When I transferred from one middle school to another, for example, I told my school advisor that I didn't like math (even though I had been taking advanced math at my old school). The advisor, probably in view of the fact that I was a girl and therefore, of course, not a "math mind," said, "Okay. Just take chorus instead." I never took another math course until I faced statistics in graduate school. And while I passed it--somehow--I couldn't understand it because I had no context into which to put the information. I was taking third year Spanish, as it were, after skipping the first two years. Memorizing the syllables might get me through the course, but I wasn't learning the language and wouldn't use it after the fact.

How does this story relate to Proposition 209? Well, if I'd been a boy back there in middle school, the advisor would more than likely have said, "Look, you don't have to like math. Just learn it. You're going to want to go to college one day and you won't be able to pass the SAT if you don't know math." And I would have taken it and been prepared when the time came years later for me to ante up in grad school. But I wasn't, all because I was born with one set of genitalia instead of another. And sex, if you'll recall, is one of the factors they can't discriminate against any longer in California.

Still, I didn't start out talking about gender, did I? No, but it's the same dynamic. Public elementary, middle, and high schools in poor neighborhoods tend pretty graphically to be so underfunded and loaded with social problems of all kinds due to poverty and its attendant miseries that even a genius might be hard put to wind up well enough educated to compete with those who don't live in poor neighborhoods. And this would be only a class issue, rather than a race issue, except that African-Americans and Latinos are far and away more likely to live in abjectly poverty-stricken locations and be "educated" in settings that would drive White folks into the suburbs, which is exactly where they have gone.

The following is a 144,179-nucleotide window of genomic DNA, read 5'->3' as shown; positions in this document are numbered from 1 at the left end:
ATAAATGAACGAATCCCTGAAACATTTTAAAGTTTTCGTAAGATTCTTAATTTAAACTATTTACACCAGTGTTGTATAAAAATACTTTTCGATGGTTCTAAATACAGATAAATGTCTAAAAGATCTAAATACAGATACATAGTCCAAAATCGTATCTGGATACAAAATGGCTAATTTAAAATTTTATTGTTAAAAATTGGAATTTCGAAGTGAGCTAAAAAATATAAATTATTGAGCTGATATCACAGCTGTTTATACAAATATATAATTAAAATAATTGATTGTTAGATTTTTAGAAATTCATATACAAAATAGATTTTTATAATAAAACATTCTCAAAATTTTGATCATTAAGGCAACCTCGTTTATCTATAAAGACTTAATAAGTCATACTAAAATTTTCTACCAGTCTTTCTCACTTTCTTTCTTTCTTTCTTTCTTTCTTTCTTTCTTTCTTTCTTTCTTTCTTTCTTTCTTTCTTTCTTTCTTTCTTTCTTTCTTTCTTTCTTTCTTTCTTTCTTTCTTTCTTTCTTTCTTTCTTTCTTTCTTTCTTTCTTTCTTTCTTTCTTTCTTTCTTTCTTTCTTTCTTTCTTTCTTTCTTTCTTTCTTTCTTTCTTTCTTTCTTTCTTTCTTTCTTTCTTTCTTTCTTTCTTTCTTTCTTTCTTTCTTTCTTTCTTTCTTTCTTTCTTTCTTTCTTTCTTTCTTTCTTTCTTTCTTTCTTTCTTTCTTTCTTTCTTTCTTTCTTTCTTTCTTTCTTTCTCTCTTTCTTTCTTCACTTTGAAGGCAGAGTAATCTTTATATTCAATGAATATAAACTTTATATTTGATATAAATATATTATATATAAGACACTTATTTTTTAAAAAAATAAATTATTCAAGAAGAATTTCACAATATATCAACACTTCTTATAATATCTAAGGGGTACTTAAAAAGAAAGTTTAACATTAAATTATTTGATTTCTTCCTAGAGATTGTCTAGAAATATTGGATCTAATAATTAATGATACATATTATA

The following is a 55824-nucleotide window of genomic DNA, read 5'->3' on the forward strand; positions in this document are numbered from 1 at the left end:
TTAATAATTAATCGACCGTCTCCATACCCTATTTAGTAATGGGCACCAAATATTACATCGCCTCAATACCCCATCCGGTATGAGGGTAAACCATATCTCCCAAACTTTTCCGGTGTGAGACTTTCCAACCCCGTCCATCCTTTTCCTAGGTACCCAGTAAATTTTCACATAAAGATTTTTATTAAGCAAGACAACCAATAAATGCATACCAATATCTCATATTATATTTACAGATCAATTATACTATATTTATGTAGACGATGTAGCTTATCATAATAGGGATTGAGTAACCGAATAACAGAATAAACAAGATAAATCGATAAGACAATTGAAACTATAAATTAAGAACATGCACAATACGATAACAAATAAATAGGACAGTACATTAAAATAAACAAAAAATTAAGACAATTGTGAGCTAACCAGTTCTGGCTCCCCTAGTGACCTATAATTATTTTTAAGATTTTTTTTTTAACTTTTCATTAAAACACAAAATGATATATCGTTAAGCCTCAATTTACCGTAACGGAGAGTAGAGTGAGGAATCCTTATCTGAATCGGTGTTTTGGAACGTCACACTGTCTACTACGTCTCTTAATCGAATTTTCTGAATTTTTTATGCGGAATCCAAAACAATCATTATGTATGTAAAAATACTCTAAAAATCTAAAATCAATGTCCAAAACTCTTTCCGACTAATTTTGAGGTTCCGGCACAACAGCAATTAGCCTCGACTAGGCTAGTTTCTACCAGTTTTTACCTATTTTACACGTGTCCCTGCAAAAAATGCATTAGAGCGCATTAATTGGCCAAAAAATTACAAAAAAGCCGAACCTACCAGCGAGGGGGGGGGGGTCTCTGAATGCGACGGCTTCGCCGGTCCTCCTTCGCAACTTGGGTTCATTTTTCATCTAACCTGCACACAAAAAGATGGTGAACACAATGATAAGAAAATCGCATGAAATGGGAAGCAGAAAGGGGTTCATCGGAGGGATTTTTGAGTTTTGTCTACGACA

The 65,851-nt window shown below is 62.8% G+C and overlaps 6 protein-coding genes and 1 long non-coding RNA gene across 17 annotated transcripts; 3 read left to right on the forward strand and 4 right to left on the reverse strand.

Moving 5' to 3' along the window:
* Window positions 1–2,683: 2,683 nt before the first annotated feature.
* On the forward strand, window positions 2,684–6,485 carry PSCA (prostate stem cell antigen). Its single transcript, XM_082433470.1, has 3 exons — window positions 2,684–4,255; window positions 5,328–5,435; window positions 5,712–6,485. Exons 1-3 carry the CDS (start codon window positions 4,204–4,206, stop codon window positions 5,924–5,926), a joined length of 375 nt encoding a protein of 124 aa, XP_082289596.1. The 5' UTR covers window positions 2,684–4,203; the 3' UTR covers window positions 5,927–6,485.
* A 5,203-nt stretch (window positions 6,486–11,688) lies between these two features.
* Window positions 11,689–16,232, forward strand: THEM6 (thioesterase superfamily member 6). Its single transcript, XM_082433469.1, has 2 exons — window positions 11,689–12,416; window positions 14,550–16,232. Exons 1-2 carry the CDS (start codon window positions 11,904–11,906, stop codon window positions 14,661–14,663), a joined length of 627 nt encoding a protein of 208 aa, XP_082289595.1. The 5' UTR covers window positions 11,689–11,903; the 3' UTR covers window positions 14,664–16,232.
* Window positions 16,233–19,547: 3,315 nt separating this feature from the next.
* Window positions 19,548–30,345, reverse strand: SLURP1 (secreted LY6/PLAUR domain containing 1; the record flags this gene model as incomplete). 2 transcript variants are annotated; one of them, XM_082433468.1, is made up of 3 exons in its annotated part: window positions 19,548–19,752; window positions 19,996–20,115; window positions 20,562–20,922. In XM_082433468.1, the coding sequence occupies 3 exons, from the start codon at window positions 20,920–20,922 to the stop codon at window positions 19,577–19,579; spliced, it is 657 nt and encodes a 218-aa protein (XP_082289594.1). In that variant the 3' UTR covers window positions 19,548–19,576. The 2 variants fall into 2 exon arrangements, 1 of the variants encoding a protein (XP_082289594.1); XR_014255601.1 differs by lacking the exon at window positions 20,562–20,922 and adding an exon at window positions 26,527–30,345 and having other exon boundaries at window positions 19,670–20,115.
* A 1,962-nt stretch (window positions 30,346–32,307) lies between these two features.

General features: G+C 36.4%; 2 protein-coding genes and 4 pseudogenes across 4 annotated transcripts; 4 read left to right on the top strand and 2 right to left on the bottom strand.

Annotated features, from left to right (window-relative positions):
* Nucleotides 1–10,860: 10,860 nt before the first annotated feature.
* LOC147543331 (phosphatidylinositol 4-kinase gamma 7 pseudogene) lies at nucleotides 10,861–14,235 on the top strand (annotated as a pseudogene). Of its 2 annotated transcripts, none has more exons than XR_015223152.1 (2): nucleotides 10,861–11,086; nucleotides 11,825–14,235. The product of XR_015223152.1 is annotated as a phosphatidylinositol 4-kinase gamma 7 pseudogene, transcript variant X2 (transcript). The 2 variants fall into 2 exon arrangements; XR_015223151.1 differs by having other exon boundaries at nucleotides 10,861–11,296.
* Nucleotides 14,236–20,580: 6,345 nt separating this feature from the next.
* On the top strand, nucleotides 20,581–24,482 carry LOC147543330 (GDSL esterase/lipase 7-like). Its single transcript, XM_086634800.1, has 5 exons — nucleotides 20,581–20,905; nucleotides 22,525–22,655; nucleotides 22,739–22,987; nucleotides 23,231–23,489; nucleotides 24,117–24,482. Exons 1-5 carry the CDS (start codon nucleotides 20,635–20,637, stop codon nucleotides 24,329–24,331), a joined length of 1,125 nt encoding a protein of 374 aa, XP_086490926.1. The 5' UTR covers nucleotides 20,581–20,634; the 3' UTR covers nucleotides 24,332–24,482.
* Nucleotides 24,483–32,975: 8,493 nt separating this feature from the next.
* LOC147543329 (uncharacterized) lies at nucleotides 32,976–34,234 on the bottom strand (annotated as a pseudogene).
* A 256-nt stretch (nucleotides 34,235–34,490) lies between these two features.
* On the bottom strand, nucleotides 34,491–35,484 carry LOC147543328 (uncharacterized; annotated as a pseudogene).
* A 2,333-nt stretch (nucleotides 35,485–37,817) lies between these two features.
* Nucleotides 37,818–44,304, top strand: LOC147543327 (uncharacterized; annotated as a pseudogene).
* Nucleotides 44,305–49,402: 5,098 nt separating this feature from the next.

So little Jamal and little Maria reach college age, but not necessarily college capability. And, because they haven't been prepared to compete, they are summarily excluded, no matter how bright they may actually be, given half a chance and a modicum of assistance. How handy for the White kids who have not only had the necessary educational preparation, but have a clearer path since they're virtually the only ones on it.

Of course, Proposition 209 doesn't seem to keep the star African-American athletes out of U.C.L.A., even though only 27% of them manage to graduate (a rate even lower than Louisiana State). And one can only be glad that young White men like George Bush will still get into Harvard and Yale, just as he did (even with his C+ grade point average), because they sure as hell wouldn't get into a school where quantified merit made the decision. And then where would we get our future leaders?

Sunday, November 05, 2006

It's An Honor And A Privilege...

Now that I'm on a roll, I can't seem to slow down. Yay! And as I revel in my return to the blogosphere, I'd like to present for your continued enjoyment, a triad on privilege:

The Angry Black Woman offers Things You Need To Understand #4.

Kendall Clark's Defining White Privilege on, which is apparently defunct now, is still pertinent, so pertinent.

And bringing the noise for a resounding finish, BlackAmazon nails it (once again) with her Cover the Basics.

God, it's good to be back!

Let's Have Some Fun

If you're looking for something from me as to why I haven't been here for five weeks, I'm afraid you've come to the wrong place. Of course, I'm busy. Of my 79 students, I've had in-depth sessions with a third of them. I started a Sociology Club on campus in the attempt to get the pot off the floor and back onto the stove with a fire under it. I'm kicking off a Sociological Film Series (for the same reason) and did my homework to host a series of sociological speakers for the spring (myself included, of course). I'm on campus five days a week and doing a new prep for a course I'm making up as I go along (which means lots and lots of reading). I'm already working on my courses for next semester (choosing books and such). And I've started learning Spanish in my spare moments so I'll be ready to visit Mexico in the spring. But it wasn't being busy that shut me up. And I wasn't sure what it was.

That is, I wasn't sure until I got a hint on Friday when I met a man named Pat button-holing people outside the library on campus. With the energy of a big city street hawker, the face of a grandad, and the attitude of a circus clown, he only let go of the couple he was talking to before me once he had taken me hostage. And you know it ain't easy to take me hostage. I have a way of either extricating myself or returning the favor. I latched on.